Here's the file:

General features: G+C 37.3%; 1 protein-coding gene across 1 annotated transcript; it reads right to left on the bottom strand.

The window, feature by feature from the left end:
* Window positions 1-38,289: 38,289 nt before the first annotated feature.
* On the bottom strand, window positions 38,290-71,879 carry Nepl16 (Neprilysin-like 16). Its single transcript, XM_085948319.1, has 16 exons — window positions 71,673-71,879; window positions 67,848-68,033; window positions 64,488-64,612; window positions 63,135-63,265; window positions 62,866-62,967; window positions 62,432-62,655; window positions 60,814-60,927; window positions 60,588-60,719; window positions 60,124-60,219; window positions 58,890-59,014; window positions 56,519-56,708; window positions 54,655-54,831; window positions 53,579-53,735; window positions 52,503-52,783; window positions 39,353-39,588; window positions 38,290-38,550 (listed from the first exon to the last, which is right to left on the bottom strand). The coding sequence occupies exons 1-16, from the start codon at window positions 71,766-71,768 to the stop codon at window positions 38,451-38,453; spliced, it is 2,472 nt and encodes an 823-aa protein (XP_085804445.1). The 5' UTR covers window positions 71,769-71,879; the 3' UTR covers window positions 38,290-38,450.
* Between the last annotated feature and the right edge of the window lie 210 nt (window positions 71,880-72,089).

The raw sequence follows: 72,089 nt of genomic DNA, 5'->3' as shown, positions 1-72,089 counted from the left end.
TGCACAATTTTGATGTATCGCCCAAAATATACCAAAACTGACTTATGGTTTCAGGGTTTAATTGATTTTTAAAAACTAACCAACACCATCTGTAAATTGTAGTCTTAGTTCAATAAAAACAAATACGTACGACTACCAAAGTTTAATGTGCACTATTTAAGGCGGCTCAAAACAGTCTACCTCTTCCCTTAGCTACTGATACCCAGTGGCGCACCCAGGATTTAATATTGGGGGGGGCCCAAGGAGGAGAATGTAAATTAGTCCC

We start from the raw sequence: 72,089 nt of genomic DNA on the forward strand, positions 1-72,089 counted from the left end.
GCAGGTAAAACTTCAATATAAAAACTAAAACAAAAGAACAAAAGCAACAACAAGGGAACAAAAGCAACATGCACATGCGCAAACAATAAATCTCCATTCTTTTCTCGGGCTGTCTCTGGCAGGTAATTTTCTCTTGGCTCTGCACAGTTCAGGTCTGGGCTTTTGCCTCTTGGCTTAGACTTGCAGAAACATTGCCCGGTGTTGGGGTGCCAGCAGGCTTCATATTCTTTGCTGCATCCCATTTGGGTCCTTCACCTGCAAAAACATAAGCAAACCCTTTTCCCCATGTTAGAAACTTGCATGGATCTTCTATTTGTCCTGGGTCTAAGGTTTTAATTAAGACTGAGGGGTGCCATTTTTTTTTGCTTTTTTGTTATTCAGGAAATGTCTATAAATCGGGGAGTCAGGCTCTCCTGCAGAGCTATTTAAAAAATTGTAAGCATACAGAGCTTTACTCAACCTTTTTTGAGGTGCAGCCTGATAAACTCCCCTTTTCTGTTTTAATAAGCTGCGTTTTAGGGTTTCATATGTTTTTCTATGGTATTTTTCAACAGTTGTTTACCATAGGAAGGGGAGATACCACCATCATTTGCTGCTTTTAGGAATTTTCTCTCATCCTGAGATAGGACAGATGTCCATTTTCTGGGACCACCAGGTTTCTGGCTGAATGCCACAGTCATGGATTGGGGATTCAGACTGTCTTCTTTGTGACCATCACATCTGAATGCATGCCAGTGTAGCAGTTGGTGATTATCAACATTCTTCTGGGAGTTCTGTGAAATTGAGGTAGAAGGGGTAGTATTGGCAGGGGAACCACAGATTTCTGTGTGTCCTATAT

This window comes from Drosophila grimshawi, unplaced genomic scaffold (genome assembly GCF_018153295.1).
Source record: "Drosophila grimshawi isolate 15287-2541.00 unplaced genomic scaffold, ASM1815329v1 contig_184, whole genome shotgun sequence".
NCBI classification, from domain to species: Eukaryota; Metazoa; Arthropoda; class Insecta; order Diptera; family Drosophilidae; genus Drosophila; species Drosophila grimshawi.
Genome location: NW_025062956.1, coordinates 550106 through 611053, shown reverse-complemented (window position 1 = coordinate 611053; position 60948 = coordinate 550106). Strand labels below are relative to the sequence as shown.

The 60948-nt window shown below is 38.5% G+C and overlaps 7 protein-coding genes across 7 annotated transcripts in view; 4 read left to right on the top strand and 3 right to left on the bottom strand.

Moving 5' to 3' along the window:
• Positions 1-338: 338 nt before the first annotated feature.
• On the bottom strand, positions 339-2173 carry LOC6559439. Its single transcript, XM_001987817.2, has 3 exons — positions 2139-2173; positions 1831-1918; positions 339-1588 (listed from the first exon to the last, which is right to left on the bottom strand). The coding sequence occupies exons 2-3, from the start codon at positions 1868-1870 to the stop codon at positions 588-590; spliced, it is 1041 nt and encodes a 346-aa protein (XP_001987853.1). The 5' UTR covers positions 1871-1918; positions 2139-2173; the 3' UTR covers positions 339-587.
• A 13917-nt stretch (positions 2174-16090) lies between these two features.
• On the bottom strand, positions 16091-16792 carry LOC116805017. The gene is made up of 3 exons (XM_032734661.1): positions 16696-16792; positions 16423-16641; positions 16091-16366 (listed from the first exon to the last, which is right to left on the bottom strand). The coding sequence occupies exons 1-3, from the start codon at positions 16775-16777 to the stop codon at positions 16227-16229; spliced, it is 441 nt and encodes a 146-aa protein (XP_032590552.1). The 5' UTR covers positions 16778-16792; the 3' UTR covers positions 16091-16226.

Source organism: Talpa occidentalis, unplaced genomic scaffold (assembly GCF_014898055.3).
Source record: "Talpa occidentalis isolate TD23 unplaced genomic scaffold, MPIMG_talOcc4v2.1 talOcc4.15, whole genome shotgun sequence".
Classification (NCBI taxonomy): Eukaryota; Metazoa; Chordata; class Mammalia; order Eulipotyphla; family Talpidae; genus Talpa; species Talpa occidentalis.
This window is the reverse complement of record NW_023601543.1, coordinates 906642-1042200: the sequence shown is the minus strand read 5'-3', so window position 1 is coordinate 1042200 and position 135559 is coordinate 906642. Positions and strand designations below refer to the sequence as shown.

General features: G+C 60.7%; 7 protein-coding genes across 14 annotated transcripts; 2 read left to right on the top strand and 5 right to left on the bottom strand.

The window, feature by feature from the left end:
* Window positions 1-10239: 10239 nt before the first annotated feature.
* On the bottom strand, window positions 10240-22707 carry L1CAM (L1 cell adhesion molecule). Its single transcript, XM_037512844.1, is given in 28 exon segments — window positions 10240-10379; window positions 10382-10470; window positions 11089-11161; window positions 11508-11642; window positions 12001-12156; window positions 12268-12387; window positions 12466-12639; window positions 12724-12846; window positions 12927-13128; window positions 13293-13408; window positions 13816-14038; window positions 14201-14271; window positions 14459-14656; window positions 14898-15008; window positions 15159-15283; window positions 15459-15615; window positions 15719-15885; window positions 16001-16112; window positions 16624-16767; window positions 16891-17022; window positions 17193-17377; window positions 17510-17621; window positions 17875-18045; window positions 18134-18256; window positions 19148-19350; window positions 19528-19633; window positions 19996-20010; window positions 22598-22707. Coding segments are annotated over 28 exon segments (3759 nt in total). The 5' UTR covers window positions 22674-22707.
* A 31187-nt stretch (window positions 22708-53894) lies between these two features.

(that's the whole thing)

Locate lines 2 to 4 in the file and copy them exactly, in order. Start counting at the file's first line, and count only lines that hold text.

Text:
The window, feature by feature from the left end:
* Window positions 1-38,289: 38,289 nt before the first annotated feature.
* On the bottom strand, window positions 38,290-71,879 carry Nepl16 (Neprilysin-like 16). Its single transcript, XM_085948319.1, has 16 exons — window positions 71,673-71,879; window positions 67,848-68,033; window positions 64,488-64,612; window positions 63,135-63,265; window positions 62,866-62,967; window positions 62,432-62,655; window positions 60,814-60,927; window positions 60,588-60,719; window positions 60,124-60,219; window positions 58,890-59,014; window positions 56,519-56,708; window positions 54,655-54,831; window positions 53,579-53,735; window positions 52,503-52,783; window positions 39,353-39,588; window positions 38,290-38,550 (listed from the first exon to the last, which is right to left on the bottom strand). The coding sequence occupies exons 1-16, from the start codon at window positions 71,766-71,768 to the stop codon at window positions 38,451-38,453; spliced, it is 2,472 nt and encodes an 823-aa protein (XP_085804445.1). The 5' UTR covers window positions 71,769-71,879; the 3' UTR covers window positions 38,290-38,450.